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This blog is all about system dynamics modelling and simulation applied in the engineering field, especially mechanical, electrical, and ... ### Finite Element Analysis with Abaqus: Part 3 - Reinforced Concrete Frame Stress Analysis

This is a continuation of the original topic "Finite Element Analysis with Abaqus". This tutorial demonstrates how to solve the stress distribution of a reinforced concrete frame. The following figure depicts a reinforced frame, which has two three dimensional beams and two three dimensional columns.

The finite element model development and solution are divided into the following steps:

1. 3D model development
1.1 Creating the geometry
1.2 Selecting the material

2. Creating the mesh

3. Setting up the initial and boundary conditions

4. Frame stress/strain analyses
4.1 Results and Discussions Fig. 1: Showing a 3D reinforced concrete frame.

1. 3D model development

In Abaqus CAE, the geometry is modelled into four parts: two individual 3D beams and two individual 3D columns. The column dimension is 36 cm by 51 cm.

The cross section of the beams is 25 cm x 25 cm. The uniformly distributed load acting on the frame top is 64 KN/m.

1.1 Creating the geometry

We, first, create the 3D geometry for each beam and each column in the CAD environment of Abaqus, which is depicted below. Fig. 2: Showing the 3D CAD geometry of the reinforced concrete frame.

1.2 Selecting the material

The mechanical material properties for the 3D reinforced beam panel are chosen as the Young’s modulus and Poisson’s ratio, which are 2000000000 Pa and 0.30, respectively. The material is homogeneous, and the stress-strain ratio is set to 1. In order to assign these properties, sections are created in Abaqus.

2. Creating the mesh

In the second stage of the FE model development, we create the mesh for the geometry that is developed in the earlier stage. We have chosen 3D linear element for the meshing. An 8 node brick element is selected where total 19825 elements are generated. Table 1 documents the mesh information – such as, the convergence and verification of the meshing, number of elements, element types etc. Fig. 3: Showing a 3D reinforced concrete frame after meshing is done.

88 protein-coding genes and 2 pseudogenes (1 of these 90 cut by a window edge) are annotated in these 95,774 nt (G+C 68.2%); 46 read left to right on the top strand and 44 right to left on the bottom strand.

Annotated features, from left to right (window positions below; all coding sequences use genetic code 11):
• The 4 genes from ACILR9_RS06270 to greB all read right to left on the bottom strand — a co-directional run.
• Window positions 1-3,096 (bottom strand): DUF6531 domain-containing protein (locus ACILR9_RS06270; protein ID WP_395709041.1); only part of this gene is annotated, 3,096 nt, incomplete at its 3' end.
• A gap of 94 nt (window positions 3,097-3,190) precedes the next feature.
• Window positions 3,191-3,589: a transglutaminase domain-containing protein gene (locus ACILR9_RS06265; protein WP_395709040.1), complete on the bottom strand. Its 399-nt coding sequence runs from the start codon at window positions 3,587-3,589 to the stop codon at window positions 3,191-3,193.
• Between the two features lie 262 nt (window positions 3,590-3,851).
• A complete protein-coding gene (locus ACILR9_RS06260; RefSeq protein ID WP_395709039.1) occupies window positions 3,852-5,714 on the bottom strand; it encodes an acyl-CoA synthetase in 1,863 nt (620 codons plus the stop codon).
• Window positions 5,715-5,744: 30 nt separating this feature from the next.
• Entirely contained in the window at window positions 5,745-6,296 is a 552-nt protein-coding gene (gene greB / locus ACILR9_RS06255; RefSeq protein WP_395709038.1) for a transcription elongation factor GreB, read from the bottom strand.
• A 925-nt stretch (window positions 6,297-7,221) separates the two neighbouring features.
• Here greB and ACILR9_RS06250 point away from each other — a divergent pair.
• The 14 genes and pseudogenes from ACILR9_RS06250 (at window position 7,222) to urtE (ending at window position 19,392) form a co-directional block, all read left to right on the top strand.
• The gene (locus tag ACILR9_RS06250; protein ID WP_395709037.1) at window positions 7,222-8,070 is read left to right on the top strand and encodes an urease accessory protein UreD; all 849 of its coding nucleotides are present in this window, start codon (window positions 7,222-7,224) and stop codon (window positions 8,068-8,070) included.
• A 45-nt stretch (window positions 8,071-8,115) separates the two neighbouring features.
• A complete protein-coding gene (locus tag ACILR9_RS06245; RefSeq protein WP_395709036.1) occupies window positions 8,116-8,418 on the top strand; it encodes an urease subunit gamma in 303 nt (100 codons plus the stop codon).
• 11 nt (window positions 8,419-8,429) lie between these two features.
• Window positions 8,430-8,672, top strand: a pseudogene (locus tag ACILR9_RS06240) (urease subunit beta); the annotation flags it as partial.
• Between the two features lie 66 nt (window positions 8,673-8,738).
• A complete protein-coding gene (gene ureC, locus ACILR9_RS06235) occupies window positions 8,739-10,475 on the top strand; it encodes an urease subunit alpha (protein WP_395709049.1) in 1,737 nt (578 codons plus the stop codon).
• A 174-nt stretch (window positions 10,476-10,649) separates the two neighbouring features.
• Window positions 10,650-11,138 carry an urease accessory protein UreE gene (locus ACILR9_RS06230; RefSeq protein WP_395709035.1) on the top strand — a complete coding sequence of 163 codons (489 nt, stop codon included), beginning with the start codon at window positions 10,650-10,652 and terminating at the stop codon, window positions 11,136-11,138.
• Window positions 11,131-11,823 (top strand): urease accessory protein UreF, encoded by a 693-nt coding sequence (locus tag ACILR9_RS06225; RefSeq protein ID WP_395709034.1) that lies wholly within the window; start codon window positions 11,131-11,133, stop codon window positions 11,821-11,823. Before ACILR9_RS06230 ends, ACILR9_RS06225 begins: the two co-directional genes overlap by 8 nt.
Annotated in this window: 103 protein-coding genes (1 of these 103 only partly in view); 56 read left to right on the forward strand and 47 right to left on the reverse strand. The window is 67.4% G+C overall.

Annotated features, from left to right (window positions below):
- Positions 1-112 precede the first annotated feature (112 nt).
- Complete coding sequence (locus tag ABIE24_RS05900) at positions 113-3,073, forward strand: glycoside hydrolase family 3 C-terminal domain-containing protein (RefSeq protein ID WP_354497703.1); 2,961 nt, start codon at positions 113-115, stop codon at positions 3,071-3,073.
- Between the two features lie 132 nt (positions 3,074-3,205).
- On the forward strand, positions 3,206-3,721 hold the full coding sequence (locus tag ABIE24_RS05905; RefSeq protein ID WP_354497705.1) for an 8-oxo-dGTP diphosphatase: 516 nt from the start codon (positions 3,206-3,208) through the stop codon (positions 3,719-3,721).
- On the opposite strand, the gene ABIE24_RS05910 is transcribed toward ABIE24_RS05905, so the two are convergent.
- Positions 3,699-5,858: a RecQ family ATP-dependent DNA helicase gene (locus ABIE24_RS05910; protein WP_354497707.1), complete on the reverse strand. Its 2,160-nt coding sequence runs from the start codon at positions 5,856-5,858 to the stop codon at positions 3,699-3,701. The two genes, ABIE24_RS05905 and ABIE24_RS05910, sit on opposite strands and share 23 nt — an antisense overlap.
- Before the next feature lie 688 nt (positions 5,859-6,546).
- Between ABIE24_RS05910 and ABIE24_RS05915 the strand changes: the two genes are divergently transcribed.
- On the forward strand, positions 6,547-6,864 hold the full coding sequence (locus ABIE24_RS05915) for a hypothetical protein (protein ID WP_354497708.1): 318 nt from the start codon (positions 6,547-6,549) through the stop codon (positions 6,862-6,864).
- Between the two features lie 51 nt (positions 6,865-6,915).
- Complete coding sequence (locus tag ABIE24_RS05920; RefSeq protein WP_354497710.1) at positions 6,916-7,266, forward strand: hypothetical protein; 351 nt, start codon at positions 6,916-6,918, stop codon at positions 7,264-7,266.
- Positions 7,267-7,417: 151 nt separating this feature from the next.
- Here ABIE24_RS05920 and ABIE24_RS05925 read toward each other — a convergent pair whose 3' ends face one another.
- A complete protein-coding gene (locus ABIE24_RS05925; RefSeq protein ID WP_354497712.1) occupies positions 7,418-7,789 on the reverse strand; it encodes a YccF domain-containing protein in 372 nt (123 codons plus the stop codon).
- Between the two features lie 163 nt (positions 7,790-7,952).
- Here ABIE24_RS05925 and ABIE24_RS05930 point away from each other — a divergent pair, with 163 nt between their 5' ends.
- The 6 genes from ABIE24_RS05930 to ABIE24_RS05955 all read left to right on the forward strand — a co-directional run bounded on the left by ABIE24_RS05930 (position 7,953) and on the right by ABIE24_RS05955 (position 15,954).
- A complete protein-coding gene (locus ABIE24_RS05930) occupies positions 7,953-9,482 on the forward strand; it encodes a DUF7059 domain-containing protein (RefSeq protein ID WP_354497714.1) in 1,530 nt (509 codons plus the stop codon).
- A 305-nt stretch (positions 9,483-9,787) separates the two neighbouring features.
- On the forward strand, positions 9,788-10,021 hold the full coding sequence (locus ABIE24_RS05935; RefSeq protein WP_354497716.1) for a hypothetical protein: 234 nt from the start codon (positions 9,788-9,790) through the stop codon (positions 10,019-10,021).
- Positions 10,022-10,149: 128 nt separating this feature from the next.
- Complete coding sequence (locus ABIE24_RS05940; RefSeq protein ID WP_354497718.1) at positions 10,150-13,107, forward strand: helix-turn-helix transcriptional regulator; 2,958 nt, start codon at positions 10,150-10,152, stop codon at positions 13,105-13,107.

Number of elements :  19825,
Analysis errors:  0 (0%),
Analysis warnings:  0 (0%)

3. Setting up the initial and boundary conditions

For this simulation type, we do not require any initial condition. However, there are some boundary conditions.  We fix the end of the 3D columns. We apply the concentrated loads at each joints of the structure. We also apply the pressure applied to inclined 3D beam. Fig. 4: Showing the loads and boundary conditions acting on the 3D structure.

4. Stress/strain analyses

In this part, we simulate the loads/pressures on the 3D frame and how the stress is distributed to the structure.

4.1 Results and Discussions

The 3D reinforced concrete beam is simulated here. Fig. 4 depicts the loads or forces that are acting on the frames and the boundary conditions. The magnitude of the uniformly distributed pressure on the beam is 60 KN/m.

The following shows the undeformed and deformed meshed frame. Fig. 5: Showing the undeformed (left) and deformed (right) shape of the geometry.

Following Fig. 6 shows the contour plot on the undeformed 3D frame. Fig. 6: Showing the contour plot on the undeformed shape of the frame.

The following Fig. 7 shows the contour plot on the deformed shape of the structure. Fig. 7: Showing the contour plot on the deformed shape of the frame.

Fig. 8 shows the contour stress plot on the deformed-undeformed shape. Fig. 8: Showing the contour plot on the undeformed and deformed shape of the frame.

Fig. 9 shows nodal spatial distribution on the undeformed shape of the reinforced frame. Fig. 9: Showing the strain distribution on the undeformed shape of the frame.

The following result in Fig. 10 shows the in plane principal stresses on the structure on the undeformed shape. Fig. 10: Showing the planar principal stresses on the undeformed shape of the frame.

The following result in Fig. 11 shows the in plane principal stresses on the structure on the deformed shape. Fig. 11: Showing the planar principal stresses on the deformed shape of the frame.

Fig. 12 highlights the in plane principal stresses on the structure on both deformed -undeformed shape. Fig. 12: Showing the planar principal stresses on the deformed and undeformed shape of the frame.

Fig.13 shows the strain distribution on the planar stress plot of the geometry. Fig. 13: Showing the spatial nodal distribution on the undeformed shape of the frame.

From the above results, we observe that the stress concentrations are more on the corners or edges of the 3D reinforced structure.

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